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August / September 2008

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The secret of their success?

  • Da Silva believes that one can only work in a retail outlet if you have a passion for the products that you sell and therefore only employ people who are passionate about the outdoors, whether it is climbing, canoeing, or camping, etc.

  • Staff must also get to know the products that they are supposed to sell. He says customers want to get advice on what they want to buy and will realise soon if someone knows the products or not.

  • A problem that most independent retailers face is that if they do not sell at competitive prices, customers will use them to gather information, but then go and buy the product at a discount store. They are therefore forced to sell at very comparable prices.

  • Independents can move much quicker than chains. If a new line comes in, or if there is a new interest developing amongst customers, they can react a lot quicker than a chain.

  • He also has a 4x4 fitment centre at the back of his shop where he can fit bull bars or other items to customers’ cars or 4 x 4’s.

  • He feels that the supplier needs to be part of the team selling products to customers. It therefore serves no purpose to throw your weight around. It is much better keeping the supplier on your side.

  • Don’t stock rubbish. The customer can determine for himself which products are good quality and which are not. If you stock bad quality it tarnishes the shop’s image.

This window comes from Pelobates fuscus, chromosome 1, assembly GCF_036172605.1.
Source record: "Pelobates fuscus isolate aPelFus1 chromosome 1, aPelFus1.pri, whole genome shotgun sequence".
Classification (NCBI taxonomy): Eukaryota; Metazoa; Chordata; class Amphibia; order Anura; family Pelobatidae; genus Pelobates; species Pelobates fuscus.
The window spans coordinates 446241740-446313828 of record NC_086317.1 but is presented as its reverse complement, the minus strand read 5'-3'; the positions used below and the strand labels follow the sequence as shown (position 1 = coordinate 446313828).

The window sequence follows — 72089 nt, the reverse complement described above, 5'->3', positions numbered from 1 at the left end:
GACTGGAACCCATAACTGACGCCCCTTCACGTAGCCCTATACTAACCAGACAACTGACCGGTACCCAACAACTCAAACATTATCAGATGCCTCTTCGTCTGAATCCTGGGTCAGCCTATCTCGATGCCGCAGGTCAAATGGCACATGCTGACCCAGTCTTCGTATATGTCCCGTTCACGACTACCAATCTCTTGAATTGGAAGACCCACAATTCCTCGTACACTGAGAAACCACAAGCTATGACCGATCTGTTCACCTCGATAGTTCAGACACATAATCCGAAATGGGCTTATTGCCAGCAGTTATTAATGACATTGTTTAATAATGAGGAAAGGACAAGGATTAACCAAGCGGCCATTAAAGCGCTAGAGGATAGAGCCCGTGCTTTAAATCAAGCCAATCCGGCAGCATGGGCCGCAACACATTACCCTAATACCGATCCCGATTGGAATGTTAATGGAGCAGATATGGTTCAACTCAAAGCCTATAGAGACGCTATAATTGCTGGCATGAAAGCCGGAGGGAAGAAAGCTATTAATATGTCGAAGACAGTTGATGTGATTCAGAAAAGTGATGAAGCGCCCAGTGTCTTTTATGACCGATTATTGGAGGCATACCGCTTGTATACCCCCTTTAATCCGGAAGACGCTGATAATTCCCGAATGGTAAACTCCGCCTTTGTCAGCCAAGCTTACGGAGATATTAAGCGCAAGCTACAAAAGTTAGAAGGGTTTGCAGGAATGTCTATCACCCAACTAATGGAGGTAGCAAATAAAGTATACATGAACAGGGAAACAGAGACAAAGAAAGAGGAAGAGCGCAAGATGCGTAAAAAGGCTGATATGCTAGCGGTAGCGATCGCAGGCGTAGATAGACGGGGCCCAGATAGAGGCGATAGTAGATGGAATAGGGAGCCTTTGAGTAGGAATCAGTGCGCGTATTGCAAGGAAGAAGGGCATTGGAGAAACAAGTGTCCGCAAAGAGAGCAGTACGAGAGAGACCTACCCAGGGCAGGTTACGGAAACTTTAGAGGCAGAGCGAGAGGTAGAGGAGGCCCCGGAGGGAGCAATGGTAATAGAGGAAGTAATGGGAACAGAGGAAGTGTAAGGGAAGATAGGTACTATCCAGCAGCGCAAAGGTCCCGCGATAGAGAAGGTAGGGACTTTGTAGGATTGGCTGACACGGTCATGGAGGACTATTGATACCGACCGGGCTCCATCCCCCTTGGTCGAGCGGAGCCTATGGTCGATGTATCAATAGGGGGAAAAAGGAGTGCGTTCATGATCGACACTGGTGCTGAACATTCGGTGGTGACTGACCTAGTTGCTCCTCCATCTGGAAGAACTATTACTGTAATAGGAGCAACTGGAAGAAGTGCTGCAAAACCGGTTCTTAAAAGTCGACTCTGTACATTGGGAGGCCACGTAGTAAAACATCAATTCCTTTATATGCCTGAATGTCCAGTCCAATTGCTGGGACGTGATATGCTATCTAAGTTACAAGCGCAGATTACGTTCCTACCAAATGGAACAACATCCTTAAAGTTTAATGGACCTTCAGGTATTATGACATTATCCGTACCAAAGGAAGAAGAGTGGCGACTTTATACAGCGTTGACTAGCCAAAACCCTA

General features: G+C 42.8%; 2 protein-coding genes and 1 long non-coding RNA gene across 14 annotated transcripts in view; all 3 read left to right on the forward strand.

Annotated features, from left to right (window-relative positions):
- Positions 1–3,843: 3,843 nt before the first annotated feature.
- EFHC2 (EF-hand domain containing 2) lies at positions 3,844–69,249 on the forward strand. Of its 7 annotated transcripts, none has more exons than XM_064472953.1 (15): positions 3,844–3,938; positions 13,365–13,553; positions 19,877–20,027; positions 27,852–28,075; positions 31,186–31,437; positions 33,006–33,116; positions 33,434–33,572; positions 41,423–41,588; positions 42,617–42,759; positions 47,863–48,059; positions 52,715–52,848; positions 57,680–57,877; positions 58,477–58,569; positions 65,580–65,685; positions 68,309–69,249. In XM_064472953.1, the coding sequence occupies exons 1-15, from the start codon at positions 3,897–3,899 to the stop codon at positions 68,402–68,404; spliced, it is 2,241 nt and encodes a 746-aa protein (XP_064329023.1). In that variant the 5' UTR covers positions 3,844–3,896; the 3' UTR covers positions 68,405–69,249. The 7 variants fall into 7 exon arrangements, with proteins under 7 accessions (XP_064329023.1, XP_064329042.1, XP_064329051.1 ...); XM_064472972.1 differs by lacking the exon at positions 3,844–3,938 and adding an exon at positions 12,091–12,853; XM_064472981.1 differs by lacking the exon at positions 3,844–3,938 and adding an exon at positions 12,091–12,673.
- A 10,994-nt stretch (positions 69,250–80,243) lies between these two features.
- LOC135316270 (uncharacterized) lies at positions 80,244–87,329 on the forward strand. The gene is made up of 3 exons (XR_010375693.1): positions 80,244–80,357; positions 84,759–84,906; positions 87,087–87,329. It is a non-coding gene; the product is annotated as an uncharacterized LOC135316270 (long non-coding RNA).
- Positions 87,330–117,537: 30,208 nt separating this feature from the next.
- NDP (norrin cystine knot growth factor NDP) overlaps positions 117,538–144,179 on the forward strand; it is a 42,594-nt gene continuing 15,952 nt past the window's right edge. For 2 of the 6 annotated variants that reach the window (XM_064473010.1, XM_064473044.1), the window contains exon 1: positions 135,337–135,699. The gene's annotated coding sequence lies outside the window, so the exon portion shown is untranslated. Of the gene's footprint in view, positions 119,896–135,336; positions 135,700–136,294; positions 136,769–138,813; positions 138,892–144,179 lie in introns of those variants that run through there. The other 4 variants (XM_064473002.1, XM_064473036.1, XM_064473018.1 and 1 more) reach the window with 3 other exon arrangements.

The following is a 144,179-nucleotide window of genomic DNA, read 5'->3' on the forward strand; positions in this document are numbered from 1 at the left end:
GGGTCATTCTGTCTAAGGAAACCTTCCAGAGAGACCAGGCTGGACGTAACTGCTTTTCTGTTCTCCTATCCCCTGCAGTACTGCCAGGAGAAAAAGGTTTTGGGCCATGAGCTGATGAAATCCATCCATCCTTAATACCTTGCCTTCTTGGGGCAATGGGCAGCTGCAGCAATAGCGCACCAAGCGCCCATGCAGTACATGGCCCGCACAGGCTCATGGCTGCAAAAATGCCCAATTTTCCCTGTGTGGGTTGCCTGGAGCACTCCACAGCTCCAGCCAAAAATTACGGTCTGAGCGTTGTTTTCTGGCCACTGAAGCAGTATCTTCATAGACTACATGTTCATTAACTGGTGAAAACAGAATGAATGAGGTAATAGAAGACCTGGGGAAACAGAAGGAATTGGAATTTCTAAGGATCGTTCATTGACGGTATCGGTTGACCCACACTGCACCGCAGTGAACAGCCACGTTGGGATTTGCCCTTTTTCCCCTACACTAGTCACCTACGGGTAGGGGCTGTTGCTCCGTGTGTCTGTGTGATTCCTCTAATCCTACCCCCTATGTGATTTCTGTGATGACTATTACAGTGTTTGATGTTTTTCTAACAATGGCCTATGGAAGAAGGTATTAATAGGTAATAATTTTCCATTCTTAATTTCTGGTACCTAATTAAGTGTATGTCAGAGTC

• Last but not least, you must enjoy what you are doing. Retailing is a hard job with long hours, and if you do not enjoy it you will burn yourself out very quickly.

  • Camping and Outdoor: Getting it right!

    In an interesting reversal of roles, the opening of independent retailer Camping and Outdoor was put in motion by the expansion of an outdoor chain, reports NICOL DU TOIT

    When Outdoor Warehouse, then owned by Sue Bello, wanted to open a Durban franchise in Springfield Park in 1996, they approached Mark da Silva to manage it for them.

    In those days Outdoor Warehouse catered for the serious and dedicated outdoor people like climbers and rowers. Da Silva therefore established a destination store for them in Durban.

    Within two years Bello sold her operation to MoreSport and Da Silva was without a job. By then he knew the market and knew who to cater for and decided to use this knowledge to open his own outdoor shop, Camping and Outdoor, in the Crescent — then a new value centre in Umhlanga Ridge.

    Over the past ten years Da Silva has built up a strong core of loyal customers, who return to his shop time and time again. His store not only draws customers in an urban area where it is becoming increasingly difficult for independents to compete, but is also valued by suppliers as a good mover of their products.

    And despite the supposedly difficult times for independents, Camping and Outdoor has grown so much that he has taken on a partner, Tony Caelers, and opened a branch in Hillcrest.

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